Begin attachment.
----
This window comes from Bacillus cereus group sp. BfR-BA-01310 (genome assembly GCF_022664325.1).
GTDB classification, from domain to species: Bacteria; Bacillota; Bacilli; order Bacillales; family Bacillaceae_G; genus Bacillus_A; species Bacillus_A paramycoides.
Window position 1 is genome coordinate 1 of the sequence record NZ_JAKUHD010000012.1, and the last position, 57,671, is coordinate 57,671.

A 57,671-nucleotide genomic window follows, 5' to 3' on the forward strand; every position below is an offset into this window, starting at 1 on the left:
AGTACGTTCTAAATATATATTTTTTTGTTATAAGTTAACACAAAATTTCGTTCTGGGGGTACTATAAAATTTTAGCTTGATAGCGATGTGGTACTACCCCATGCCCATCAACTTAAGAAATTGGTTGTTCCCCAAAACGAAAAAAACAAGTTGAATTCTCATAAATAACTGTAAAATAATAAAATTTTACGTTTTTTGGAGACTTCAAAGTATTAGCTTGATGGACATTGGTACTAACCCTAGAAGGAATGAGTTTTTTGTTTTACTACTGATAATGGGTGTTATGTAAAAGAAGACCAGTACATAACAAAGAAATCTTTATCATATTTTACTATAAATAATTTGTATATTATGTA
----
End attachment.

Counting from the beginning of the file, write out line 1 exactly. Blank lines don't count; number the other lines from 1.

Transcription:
This window comes from Bacillus cereus group sp. BfR-BA-01310 (genome assembly GCF_022664325.1).